Devarim 5767 – go up and possess the land; but what about the inhabitants?

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"Behold, the Lord your God has set the land before you; go up and possess it, as the Lord God of your fathers has said to you; fear not, nor be discouraged."  …Deuteronomy 1:21

God commands the Jewish people to "alah," to make aliyah, to "go up" to the land of Israel – and to possess it.   Last year I gave a d’var Torah on parshat Behar where I weighed in with my opinion that it is indeed one of the 613 commandments to make aliyah – to move to Israel (click here to read it).

This week’s Torah portion, Devarim, contains one of many references to the subject in the Torah.  In the introductory section of Moses’ final discourse to the people we are told "Behold, the Lord your God has set the land before you; go up and possess it, as the Lord God of your fathers has said to you; fear not, nor be discouraged."  Don’t be afraid, don’t worry about those strong people living there, just go up to Israel, have faith in God, and everything will be OK.  God’s on your side.

Devarim has several verses which are, shall we say, somewhat troubling to those of us who favor living in peace with the Palestinians. There are variety of verses which in no uncertain terms record how God delivered many of the kings of the region into our hands:

"Rise, take your journey, and pass over the brook Arnon; behold, I have given into your hand Sihon the Amorite, king of Heshbon, and his land; begin to possess it, and contend with him in battle." …Deuteronomy 2:24

"From Aroer, which is by the edge of the brook of Arnon, and from the city that is by the brook, as far as Gilead, there was not one city too strong for us; the Lord our God delivered all to us." …Deuteronomy 2:36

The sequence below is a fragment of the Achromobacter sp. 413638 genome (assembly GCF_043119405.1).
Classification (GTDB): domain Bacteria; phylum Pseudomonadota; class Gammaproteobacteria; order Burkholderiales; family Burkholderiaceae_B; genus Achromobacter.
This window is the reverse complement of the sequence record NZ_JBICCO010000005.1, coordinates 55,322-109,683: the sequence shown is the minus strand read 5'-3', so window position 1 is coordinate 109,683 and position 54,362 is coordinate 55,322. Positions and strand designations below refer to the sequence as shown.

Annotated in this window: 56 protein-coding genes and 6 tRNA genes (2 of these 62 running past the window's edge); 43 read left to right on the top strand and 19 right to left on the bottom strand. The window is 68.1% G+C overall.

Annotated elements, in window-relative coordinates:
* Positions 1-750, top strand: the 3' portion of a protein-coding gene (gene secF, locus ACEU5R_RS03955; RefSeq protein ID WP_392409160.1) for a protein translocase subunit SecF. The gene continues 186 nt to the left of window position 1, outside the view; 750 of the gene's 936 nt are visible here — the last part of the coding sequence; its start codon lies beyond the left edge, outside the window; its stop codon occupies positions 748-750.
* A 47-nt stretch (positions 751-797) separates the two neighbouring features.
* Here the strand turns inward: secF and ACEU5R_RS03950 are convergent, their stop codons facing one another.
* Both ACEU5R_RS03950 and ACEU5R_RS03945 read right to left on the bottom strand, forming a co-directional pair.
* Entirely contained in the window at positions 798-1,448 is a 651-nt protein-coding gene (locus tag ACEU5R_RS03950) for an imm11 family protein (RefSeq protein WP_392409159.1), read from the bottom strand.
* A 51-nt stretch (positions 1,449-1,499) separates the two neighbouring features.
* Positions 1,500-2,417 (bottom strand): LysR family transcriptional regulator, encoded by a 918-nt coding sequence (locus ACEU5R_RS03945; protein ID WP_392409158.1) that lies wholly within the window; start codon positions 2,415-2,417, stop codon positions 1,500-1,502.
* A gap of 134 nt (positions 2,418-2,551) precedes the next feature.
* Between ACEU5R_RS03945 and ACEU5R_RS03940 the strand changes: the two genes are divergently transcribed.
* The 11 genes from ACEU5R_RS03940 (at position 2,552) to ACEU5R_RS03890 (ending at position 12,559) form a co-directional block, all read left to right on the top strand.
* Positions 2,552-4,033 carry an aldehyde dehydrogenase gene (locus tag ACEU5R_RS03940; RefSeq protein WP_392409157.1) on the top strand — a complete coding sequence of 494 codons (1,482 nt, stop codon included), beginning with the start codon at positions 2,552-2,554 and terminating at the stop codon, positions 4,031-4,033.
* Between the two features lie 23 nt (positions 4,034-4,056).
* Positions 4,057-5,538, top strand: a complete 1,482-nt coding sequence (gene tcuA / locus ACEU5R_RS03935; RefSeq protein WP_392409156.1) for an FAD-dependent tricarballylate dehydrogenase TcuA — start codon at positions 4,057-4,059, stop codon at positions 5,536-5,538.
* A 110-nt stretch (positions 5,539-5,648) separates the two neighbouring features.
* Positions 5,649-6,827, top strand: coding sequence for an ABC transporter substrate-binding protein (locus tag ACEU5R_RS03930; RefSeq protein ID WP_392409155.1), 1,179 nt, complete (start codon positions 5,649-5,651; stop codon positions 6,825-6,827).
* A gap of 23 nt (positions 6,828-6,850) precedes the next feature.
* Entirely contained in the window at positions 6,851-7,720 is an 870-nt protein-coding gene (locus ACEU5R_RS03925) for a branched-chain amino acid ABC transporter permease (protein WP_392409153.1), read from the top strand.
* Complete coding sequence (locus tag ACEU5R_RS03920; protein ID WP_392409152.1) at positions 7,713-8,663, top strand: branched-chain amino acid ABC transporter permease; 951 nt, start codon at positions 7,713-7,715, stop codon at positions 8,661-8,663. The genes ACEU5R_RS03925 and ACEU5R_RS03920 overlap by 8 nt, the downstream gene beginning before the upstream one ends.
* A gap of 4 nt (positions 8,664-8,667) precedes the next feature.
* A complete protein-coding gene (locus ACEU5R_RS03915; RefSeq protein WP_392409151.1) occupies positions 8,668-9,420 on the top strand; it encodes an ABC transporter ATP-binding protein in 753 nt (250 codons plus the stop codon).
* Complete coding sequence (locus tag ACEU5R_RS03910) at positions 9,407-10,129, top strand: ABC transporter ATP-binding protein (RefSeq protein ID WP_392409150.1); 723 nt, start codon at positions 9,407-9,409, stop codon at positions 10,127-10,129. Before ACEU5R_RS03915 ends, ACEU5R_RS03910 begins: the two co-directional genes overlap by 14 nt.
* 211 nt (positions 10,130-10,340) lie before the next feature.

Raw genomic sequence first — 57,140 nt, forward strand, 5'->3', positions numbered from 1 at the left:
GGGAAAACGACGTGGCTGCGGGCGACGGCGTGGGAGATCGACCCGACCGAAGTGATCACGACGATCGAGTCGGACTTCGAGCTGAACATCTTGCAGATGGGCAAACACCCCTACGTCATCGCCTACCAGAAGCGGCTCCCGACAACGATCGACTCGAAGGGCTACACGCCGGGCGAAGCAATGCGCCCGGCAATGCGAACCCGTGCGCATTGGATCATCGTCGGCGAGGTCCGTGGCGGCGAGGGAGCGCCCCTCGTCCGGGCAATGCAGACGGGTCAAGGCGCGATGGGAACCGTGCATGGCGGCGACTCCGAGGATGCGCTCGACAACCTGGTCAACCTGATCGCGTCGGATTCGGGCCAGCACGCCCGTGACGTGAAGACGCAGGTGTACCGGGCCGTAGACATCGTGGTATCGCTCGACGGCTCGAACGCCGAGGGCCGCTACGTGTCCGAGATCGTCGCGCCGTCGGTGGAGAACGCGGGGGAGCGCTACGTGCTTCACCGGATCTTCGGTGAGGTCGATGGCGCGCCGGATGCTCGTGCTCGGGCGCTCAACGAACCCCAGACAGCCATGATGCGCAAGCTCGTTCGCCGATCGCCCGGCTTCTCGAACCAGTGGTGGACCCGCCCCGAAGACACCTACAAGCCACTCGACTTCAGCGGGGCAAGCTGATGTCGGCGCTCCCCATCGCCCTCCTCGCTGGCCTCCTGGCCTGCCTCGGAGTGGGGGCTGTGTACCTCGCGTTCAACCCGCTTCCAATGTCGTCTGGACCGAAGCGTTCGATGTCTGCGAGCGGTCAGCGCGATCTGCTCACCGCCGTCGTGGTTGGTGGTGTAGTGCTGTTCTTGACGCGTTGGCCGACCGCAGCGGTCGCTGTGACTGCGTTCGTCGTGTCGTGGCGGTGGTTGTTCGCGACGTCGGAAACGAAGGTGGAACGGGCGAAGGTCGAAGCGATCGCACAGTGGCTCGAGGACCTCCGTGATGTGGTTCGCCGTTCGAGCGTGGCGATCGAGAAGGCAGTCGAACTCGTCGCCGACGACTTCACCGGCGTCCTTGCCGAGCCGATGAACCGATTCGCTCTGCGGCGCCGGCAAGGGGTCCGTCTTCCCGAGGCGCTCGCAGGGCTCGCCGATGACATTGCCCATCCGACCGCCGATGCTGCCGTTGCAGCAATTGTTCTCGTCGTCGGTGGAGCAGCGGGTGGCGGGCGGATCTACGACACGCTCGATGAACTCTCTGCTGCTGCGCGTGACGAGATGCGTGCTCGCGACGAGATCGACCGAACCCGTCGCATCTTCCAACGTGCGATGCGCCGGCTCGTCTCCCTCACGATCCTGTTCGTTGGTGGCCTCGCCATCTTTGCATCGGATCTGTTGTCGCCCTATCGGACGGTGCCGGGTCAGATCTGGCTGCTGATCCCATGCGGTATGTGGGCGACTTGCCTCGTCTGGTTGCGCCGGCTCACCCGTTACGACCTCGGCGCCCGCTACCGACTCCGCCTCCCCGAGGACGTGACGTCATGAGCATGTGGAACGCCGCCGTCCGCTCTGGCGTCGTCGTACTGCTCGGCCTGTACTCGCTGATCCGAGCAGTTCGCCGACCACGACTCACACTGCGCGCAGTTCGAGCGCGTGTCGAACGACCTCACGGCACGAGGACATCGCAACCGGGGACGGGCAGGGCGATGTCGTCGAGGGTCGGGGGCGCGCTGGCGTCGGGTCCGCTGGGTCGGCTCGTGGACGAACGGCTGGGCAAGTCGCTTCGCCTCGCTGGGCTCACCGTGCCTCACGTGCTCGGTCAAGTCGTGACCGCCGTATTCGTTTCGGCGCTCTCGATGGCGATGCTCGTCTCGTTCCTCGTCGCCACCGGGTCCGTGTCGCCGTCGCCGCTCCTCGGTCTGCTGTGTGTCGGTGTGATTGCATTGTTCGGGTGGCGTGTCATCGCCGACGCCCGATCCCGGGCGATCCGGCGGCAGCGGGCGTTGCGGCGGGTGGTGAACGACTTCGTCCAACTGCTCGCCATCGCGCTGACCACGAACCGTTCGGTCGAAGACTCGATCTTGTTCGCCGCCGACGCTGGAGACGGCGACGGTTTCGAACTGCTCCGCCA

"So the Lord our God delivered into our hands Og also, the king of Bashan, and all his people; and we struck him until none was left remaining. And we took all his cities at that time, there was not a city which we took not from them, sixty cities, all the region of Argob, the kingdom of Og in Bashan. All these cities were fortified with high walls, gates, and bars; beside unwalled towns a great many. And we completely destroyed them, as we did to Sihon king of Heshbon, completely destroying the men, women, and children, of every city." …Deuteronomy 3:3

And last but not least, just in case there was any concern remaining – "You shall not fear them; for the Lord your God shall fight for you." …Deuteronomy 3:22

Wow. Seems like a pretty compelling argument that what God is telling us to do is to drive out or kill all the inhabitants. Doesn’t sit very well with the idea of establishing a modern liberal democracy that lives at peace with minorities and neighbors.

But I would suggest that we can read this week’s Torah portion differently. In fact, I read it as seeing God commanding us to find a "2-state solution" with the Palestinians.